The early part of the season is dominated by pollen collection from flowering trees (Acer, Prunus, and Salix) with a shift toward shrubs and smaller woody plants (Cornus, Rhus, Rubus, and Vaccinium) as the spring progresses (Figure 3). From July onwards, herbaceous plants dominate with extensive collection from Monarda, Rudbeckia-type, and Solidago-type. Whilst the April-June period is compositionally similar between solitary and social species, the July-September period diverges, particularly in August and September. Solitary bees collect pollen from a wider variety of Asteraceae (Helianthus, Vernonia) as well as other native plants, such as Dasiphora, Desmodium, and Physalis are used less often by the social bee community. This trend is driven partly by an increase in the incidence of oligolecty, with an average of 25.1% of the solitary bee community displaying oligolecty from April to July, more than doubling to 62.2% in August and 83.3% in September (Table 1a).
Figure 3. Percentage of pollen collected from native plant genera by (A) wild solitary bee species (n = 152) and (B) wild social bee species (n = 29) in Michigan across the April-September flowering season (2006–2018). Plant species collected at < 5% of the average monthly volume are included as “Others”.
Table 1. The total number and proportion of the solitary bee community pollen foraging in Michigan (2006–2018) by month that are (a) pollen specialists and (b) show a pollen diet that is outside the 95% confidence intervals of social bee pollen diets (see Figure 4).
The trend is also driven by the pollen foraging choices of polylectic solitary bees. When considering wild bee pollen diets, the results can be visualized and diets grouped by social status (Figure 4). Collectively, solitary bees collect from a wider variety of pollen sources than social bees, in part due to the much larger number of species included in this analysis (97 solitary species, 23 social species). When looking at the solitary bee community in each month, the proportion of species showing a significantly different pollen diet to social bees was highest in the summer, with 10.2–15.0% solitary species significantly diverging from social bee diets during April-June, increasing to 47.5% in July, 82.6% in August, and 91.7% in September (Table 1b). The proportion of diverging species are higher than for the proportion of oligoleges in July, August, and September but not in April, May, and June, indicating that the diets of polylectic species must also diverge from social bees during the summer.
Figure 4. Non-metric multidimensional scaling (NMDS) plot of Michigan native plant pollen diets from wild solitary (n = 97, black and gray dots) and social (n = 23, red dots) bee species that have a minimum of five analyzed pollen loads or are well-known specialists. Solitary species that peak in the dearth period between 4 July and 21 August are marked with gray dots with the species epithet (n = 21, see Table 3). Ellipses represent the 95% confidence intervals for the solitary and social groupings. Arrows represent those plant pollens that are significantly correlated with specialized bee diets. For clarity, only plant groups that are significant at p < 0.01 are plotted, with the length of the arrow corresponding to the strength of the relationship.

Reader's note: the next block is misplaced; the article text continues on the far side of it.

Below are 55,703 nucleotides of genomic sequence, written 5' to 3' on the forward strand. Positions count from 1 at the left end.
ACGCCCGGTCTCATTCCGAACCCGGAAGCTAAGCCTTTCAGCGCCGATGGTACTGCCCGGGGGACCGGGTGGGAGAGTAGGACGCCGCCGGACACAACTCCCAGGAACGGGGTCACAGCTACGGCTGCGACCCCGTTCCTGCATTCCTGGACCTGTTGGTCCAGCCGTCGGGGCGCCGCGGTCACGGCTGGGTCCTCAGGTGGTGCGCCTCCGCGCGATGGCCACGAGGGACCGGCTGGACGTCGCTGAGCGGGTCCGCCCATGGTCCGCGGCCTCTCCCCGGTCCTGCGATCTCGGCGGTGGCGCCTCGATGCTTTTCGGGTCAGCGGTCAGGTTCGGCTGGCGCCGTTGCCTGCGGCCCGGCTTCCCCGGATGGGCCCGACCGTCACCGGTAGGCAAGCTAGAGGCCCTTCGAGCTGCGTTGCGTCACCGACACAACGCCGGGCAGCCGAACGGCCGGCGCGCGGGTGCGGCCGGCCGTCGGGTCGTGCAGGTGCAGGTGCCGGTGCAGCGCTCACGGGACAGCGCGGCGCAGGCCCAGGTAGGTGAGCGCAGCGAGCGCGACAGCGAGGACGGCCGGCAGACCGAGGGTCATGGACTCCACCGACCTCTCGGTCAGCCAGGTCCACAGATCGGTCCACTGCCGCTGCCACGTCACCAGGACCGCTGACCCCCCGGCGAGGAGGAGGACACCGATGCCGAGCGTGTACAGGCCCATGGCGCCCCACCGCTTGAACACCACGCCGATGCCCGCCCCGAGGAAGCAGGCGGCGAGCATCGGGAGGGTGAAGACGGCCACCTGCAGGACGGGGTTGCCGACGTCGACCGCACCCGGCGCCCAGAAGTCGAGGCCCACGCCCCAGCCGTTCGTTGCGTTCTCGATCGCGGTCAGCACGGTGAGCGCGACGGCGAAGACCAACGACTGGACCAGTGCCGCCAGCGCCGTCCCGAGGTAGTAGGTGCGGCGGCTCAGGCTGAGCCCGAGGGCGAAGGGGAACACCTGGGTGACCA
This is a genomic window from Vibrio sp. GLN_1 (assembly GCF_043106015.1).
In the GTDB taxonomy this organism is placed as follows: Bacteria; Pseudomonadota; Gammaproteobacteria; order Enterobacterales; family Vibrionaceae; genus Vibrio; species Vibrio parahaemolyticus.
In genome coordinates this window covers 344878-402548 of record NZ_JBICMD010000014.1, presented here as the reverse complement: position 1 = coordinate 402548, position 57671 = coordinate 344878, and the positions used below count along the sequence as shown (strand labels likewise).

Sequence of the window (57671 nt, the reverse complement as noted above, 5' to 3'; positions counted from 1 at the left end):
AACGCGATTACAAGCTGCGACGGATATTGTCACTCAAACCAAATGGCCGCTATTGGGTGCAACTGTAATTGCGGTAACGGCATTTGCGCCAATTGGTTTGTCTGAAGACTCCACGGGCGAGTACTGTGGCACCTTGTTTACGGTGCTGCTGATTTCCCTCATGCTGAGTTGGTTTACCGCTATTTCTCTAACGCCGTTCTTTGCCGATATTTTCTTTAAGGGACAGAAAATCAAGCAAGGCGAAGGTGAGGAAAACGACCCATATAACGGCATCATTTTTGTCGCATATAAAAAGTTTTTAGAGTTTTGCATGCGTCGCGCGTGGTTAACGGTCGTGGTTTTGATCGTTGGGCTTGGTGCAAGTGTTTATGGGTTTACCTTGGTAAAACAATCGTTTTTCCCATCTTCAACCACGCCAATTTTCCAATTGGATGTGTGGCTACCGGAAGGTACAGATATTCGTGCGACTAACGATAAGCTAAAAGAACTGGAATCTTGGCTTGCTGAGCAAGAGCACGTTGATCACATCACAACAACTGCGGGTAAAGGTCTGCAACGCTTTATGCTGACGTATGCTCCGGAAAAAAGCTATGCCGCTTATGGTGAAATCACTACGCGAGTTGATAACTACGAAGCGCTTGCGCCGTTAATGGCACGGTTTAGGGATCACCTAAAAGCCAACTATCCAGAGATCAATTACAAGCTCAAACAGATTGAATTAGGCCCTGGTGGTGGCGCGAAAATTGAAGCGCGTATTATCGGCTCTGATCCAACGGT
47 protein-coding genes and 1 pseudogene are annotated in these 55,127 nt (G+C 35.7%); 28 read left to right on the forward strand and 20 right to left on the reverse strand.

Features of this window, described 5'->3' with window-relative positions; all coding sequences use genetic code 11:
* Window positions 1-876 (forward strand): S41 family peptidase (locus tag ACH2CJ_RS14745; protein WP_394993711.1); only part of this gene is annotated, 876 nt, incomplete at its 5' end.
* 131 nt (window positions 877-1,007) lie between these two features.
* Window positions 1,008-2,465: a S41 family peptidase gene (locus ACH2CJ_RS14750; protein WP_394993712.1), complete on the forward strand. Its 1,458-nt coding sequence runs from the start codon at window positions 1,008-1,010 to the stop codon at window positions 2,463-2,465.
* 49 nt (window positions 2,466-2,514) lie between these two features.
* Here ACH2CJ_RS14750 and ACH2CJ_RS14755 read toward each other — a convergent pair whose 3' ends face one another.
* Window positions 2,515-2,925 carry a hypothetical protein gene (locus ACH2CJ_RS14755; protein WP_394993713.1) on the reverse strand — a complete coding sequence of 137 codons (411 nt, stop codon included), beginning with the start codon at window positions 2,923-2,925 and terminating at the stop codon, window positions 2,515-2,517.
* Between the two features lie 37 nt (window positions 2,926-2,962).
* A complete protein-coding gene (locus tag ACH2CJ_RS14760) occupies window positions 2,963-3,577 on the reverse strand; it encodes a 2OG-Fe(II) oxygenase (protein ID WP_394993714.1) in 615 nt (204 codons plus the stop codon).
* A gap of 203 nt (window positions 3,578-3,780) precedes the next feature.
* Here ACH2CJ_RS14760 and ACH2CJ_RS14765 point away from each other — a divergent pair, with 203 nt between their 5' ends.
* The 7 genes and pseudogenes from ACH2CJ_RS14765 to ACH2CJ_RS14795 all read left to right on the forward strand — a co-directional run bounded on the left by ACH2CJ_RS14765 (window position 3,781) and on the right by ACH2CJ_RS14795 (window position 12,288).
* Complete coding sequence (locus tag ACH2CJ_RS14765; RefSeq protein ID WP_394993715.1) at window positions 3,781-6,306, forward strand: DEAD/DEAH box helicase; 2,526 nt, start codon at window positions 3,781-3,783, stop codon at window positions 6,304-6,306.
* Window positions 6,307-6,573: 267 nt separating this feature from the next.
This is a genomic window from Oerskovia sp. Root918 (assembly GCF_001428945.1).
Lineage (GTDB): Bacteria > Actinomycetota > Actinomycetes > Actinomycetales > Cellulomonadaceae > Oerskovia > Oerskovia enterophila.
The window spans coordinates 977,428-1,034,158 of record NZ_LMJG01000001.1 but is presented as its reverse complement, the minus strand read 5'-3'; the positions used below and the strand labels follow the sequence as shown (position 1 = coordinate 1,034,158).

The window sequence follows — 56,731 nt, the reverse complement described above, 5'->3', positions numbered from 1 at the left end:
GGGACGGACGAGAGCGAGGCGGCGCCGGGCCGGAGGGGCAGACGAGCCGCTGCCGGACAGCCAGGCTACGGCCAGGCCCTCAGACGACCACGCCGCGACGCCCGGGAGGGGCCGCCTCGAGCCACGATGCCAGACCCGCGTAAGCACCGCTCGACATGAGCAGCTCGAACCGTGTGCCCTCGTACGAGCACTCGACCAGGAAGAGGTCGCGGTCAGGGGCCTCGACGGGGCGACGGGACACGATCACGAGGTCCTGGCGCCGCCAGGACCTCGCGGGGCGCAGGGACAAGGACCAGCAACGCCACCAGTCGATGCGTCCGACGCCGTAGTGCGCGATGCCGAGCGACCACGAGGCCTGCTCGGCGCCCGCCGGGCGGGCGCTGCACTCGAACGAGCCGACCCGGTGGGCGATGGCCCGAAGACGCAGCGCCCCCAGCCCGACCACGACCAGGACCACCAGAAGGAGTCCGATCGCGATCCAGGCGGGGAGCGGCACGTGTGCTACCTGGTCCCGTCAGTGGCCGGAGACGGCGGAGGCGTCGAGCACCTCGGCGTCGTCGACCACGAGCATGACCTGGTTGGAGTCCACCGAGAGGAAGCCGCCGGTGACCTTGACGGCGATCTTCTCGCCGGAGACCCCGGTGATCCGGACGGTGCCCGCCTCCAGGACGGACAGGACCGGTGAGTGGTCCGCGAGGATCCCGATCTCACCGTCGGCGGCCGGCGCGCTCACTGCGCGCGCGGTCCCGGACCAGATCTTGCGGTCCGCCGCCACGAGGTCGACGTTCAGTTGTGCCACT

Pollen Trapped at Honey Bee Colonies
Honey bee colonies collected a total of 41 pollen types from 22 botanical families (Appendix B). Between 24 June and 31 August 2017, colonies collected a weekly average of 30.2% of their pollen from native plants (Table 2a); 51.7 and 41.4% of this native plant total was collected from Rhus and Solidago-type. Between 4 July and 24 August 2018, colonies collected a weekly average of 13.0% of their pollen from native plants (Table 2b); 49.0, 23.7, and 23.0% of this total was collected from Rhus, Ambrosia artemisiifolia, and Solidago-type, respectively. Between 4 July and 21 August, honey bees collected a majority of their pollen each week from non-native plant species (Figure 5A, Wilcoxon test, 20–26 June, W = 8, p = 0.200, 4–10 July, W = 25, p = 0.003, 11–17 July, W = 1, p < 0.001, weeks of 18 July−14 August, all W = 0, p < 0.001, 15–21 August, W = 1, p < 0.001, 22–28 August, W = 71, p = 0.511, 29 August−4 September, W = 1, p = 1.000). The major non-native plant species used were Z. mays, Cichorium-type, and Trifolium repens. Use of Z. mays pollen was particularly pronounced, peaking at 70.8% of the weekly diet between 25 and 31 July. Very little cucumber pollen was collected, averaging 0.7 and 1.4% of the weekly average in 2017 and 2018. Honey bees are well-known to collect very little pollen from cucumber (Kauffeld and Williams, 1972).
Table 2. Percentage of pollen collected from the top ten most important host plants by honey bee colonies in (a) Saginaw and Tuscola counties, 2017; (b) Gratiot, Isabella, Midland, Saginaw and Tuscola counties, 2018.